It is a myth that Bitcoin can replace a global financial system: bitcoin cannot by a long-shot handle the transaction load. Even with Lightning network fully implemented, it is highly unlikely that Bitcoin will prove a worthy contender for a global currency. Its energy footprint alone is not worth the bother. But if we see how the SDR works in a basket of currencies, we can see the model where national currencies can play that role with traditional cryptocurrencies keep doing what they do best. Give people personal choices.
Central banks see the writing on the wall, that Blockchain decentralized ledger technology could very well create a mechanism by which the global financial system can evolve to meet the needs of our civilisation going forward. By tokenizing fiat currency, using the central bank institutions, while keeping the wide diversity of crypto coins in operation, we allow ourselves an enormous amount of flexibility in developing solutions to complex problems.
Innovation is already filtering down to consumers with app based blockchain banking, smartphone payments and much more. Moving money around is now cheaper and more of a real-time experience. But how much do we want to rely on these private corporations as the main gatekeepers to the sovereign currencies we rely on for everyday value transfer?
The Swedish Central Bank, The Riksbank, has published its plans for an e-krona digital currency citing the decline in the use of cash as the main reason. In addition to this, the Riksbank states:
“Private agents may determine the access to central bank money and payment methods. In addition to the Riksbank’s obligation to supply cash, the starting point for this project is the Riksbank’s task of maintaining price stability and promoting a safe and efficient payment system in a new digital environment.”
One of the major roles of central banks and regulators is to make sure consumers and retail investors are well looked after. If the means by which they create and circulate money is outmoded by innovative entrepreneurs then the system becomes vulnerable and subject to being gamed. The counter-factual is that we are being gamed by the central bankers who manipulate currency in the favour of banking elites. Even so, we need stability and innovation. The two together, from the public and private, allow for humanity to move forward in a managed way.
Head of Blockchain solutions for IBM, Jesse Lund, has recently claimed to have met with 20 central banks that include Europe, China, Russia and the US, who are looking at tokenizing their currencies. Lund is confident we’ll see at least one make a move this year, and with Stellar being the current IBM partner that is way ahead in low cost, high-speed, cross-border transactions, it seems that these kinds of “leaks” hint at something exciting behind the scenes at work.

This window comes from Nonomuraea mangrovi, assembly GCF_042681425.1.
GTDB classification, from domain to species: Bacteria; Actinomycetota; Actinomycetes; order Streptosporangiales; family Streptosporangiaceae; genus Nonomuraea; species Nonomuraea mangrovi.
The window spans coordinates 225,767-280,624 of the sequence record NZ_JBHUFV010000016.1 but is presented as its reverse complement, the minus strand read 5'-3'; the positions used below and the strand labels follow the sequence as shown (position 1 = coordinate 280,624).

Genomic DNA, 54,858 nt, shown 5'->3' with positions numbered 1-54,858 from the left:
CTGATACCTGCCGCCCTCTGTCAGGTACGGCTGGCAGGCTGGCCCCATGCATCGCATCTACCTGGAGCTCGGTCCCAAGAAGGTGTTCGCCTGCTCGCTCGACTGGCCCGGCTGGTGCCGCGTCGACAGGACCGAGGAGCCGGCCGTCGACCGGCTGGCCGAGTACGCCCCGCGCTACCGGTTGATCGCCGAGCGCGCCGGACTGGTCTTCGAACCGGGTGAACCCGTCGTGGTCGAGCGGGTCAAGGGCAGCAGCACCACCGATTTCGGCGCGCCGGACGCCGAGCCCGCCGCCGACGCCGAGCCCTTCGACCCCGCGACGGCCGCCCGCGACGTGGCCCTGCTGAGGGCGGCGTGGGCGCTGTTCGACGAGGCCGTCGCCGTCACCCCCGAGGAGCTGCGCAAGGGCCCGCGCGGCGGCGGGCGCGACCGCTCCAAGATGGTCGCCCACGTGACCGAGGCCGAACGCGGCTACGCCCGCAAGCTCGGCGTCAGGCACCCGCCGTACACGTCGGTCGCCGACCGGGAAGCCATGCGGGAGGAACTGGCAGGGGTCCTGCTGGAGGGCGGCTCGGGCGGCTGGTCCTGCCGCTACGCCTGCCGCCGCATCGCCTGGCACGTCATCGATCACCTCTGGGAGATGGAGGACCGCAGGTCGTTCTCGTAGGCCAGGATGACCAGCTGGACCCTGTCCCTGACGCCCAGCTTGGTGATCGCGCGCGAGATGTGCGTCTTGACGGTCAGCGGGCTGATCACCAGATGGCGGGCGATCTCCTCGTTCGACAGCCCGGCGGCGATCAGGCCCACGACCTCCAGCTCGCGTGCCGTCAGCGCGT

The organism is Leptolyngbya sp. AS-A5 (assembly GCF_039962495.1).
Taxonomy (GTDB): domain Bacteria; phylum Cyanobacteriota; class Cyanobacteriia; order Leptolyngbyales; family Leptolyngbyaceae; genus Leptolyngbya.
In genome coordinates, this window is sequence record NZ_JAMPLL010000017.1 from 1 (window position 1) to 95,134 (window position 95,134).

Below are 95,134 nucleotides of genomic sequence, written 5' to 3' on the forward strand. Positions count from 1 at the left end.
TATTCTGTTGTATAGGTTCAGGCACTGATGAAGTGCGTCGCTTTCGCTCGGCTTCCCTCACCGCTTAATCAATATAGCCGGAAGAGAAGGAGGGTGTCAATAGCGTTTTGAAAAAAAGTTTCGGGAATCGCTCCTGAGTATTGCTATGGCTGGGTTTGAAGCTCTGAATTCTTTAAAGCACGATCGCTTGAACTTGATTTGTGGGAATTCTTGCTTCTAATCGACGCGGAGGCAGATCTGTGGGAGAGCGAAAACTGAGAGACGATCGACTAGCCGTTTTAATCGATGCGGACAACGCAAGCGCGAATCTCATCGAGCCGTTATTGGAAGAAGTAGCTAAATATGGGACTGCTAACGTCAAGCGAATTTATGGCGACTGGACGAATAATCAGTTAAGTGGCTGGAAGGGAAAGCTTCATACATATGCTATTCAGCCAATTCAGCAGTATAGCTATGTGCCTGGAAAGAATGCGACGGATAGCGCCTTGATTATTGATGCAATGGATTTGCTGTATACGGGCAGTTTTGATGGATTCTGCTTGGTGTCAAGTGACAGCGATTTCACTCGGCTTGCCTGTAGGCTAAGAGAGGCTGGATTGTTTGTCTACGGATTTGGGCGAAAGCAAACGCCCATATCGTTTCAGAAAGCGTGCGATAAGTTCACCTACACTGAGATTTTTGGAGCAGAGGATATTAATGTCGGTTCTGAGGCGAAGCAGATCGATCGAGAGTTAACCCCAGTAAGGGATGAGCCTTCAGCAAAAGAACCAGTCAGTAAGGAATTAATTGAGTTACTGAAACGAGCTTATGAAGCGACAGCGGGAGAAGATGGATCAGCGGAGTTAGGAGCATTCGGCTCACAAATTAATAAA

The Stellar system hopes to attract investors who can put up money for anchors that provide liquidity for cross-border transfers. But that is a losing battle, its the horse and buggy analogy, based on historical facts, hardly any horse and buggy makers begun to make automobiles, they all faded away, Stellar is the ‘horseless carriage” of the banking industry, If we consider the anchor to banking is a central bank, well… then Blockchain Banks are the early Model Ts’ of our times.
All of this gives us a glimpse of a post-bitcoin, post crypto-mining centric model that large public and private organisations are developing. It also shows us that we are at the beginning of a new game-changing fintech landscape where innovators will be at the helm of designing a much needed brave new world!
At the end of the day… you have to ask yourself few important questions
- Would you keep your national decentralized money in an exchange like Kraken or Coinbase?
- Where will you safely keep it, With a Bank?
- Which Bank? A Horse-and-Buggy bank?
 Swedish Riksbank whitepaper: https://www.riksbank.se/globalassets/media/rapporter/e-krona/2017/handlingsplan_ekrona_171221_eng.pdf
 IBM is finally getting serious about cryptocurrency: https://www.coindesk.com/ibm-evolution-big-blue-finally-getting-serious-cryptocurrency/